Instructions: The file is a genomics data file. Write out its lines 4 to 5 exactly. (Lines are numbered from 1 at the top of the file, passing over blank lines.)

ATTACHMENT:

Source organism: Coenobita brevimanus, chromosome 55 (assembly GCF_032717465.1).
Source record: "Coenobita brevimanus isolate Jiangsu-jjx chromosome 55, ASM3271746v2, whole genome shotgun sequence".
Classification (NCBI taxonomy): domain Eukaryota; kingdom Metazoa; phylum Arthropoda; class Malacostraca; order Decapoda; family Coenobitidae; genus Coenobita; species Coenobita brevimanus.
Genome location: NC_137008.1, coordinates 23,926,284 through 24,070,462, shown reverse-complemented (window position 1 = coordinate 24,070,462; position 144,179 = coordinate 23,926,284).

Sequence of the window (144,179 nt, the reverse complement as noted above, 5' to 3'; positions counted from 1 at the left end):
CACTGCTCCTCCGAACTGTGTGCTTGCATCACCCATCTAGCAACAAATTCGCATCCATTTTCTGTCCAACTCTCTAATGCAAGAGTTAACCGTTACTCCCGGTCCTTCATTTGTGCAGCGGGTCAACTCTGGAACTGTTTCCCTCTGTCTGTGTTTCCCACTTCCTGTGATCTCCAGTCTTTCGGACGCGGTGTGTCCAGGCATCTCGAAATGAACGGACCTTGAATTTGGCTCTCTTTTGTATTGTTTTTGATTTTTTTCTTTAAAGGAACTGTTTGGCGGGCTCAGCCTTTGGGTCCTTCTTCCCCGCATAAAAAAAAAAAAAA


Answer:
Genome location: NC_137008.1, coordinates 23,926,284 through 24,070,462, shown reverse-complemented (window position 1 = coordinate 24,070,462; position 144,179 = coordinate 23,926,284).

Sequence of the window (144,179 nt, the reverse complement as noted above, 5' to 3'; positions counted from 1 at the left end):